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News of Dunn in Belleville
June 19, 2010 permalink
A local Belleville news source has covered the ride for accountability by John Dunn.
Ride aimed at accountability for CAS branches
EMC News - John Dunn believes that Children's Aid Societies across the province are in dire need of increased transparency and accountability.
As a result, Dunn, a former foster child, is riding his bicycle in an awareness generating ride from Ottawa to Windsor, accompanied by a banner-clad truck and camper-trailer in an effort to ensure that children and youth's rights are being adhered to, applicable laws are being complied with, and offences are not being committed by these agencies, their staff, or board members.
Monday, Dunn stopped in West Zwicks Park in Belleville to speak to media and supporters before delivering a message to the Hastings CAS in Belleville and continuing on his journey.
The journey has been slugged the Ride for Accountability of Children's Aid Societies, on behalf of the Foster Care Council of Canada, an organization of which Dunn is the founding, volunteer executive director.
Dunn explained that he hopes that the ride will garner the attention and active response from the public, professionals, and government authorities who all have a moral, regulatory responsibility to oversee Children's Aid Societies and investigate complaints from parents and children.
Dunn is well aware of the life of foster kids, having spent 16 years in foster care, moved around roughly to over a dozen homes in that time.
"Some of those homes were abusive, some were just average, a few others were good," he said.
He was taken away from his mother at 18 months, as was his six-year-old brother, while his two older sisters remained in the home with her.
"She was an alcoholic and bipolar," he said. "She went out drinking a lot and was suicidal so they took us away from her."
When he was six years old Dunn was placed in a foster home in the GTA, one that was lined up to adopt him, but that fell apart in what he called an "adoption breakdown."
You see Dunn was a bed wetter, he related being set down on a burning wood stove.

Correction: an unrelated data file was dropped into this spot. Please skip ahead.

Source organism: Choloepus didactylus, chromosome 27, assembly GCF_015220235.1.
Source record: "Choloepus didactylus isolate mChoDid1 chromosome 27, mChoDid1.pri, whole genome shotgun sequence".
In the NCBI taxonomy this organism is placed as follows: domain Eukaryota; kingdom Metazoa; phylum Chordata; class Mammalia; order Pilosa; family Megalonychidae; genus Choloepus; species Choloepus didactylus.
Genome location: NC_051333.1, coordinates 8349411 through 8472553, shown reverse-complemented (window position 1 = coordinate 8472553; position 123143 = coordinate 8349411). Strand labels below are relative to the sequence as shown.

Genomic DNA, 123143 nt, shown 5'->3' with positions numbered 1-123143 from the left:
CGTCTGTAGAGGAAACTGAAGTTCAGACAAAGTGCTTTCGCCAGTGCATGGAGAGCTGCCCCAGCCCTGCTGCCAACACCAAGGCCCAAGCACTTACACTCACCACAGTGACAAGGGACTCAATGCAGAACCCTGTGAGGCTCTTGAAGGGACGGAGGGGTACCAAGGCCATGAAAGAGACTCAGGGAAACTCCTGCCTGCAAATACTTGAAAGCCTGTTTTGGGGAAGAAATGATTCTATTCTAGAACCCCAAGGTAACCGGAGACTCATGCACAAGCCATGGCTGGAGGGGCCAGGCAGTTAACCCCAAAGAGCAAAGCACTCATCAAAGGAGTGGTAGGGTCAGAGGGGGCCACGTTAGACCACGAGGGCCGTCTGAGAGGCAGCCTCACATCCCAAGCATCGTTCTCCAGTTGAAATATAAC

"I remember hearing the sizzle of my wet pants," he said. "That happened more than once, but on another occasion he (the foster father) tried to shove me horizontally into the stove where there was still burning coals and I remember grabbing at the edges of the stove, burning my hands, screaming I'll never do it again."
His voice expressing a slight strain, Dunn related another more shocking abuse.
"I guess he figured that didn't drive the message home because I was still wetting the bed, I remember the bathroom pliers being applied to my penis and being told if I wet the bed again it would be cut off."
That was the last time Dunn was put up for adoption, after that he was shuttled around to different homes including one just outside of Picton when he was a teenager, where again boys at the home were abused.
"The other guys bore the brunt of it more than me, at that point I was very quiet and didn't talk back," he noted. "There was some physical abuse, mostly it was verbal and emotional abuse that is constant for foster kids. We were told more times than I can count that our parents didn't want us and that we would never make anything of ourselves."
But, Dunn maintained that the organization and his ride is not about the abuse that he endured and that other foster children may still endure.
"This is about the lack of effective and external oversight of Ontario's fifty-plus Children's Aid Societies," he explained. "CAS's are public non profit corporations, not government agencies, a fact that most people are unaware of. They are funded by the government but not regulated by the government officially."
He said the purpose of his awareness ride is to raise public awareness and hopefully get an ombudsman to have investigative authority over the CAS. "That would be a start," said Dunn. "The idea is to have a third party regulatory agency that the CAS is accountable to, not investigative committees that are part of the CAS."
After leaving Zwicks Park in Belleville Dunn planned to stop at the local CAS to drop off literature to them, but he encouraged the interested individuals to spend the $5 and apply to be a member of the local CAS to affect change.
Source: Belleville EMC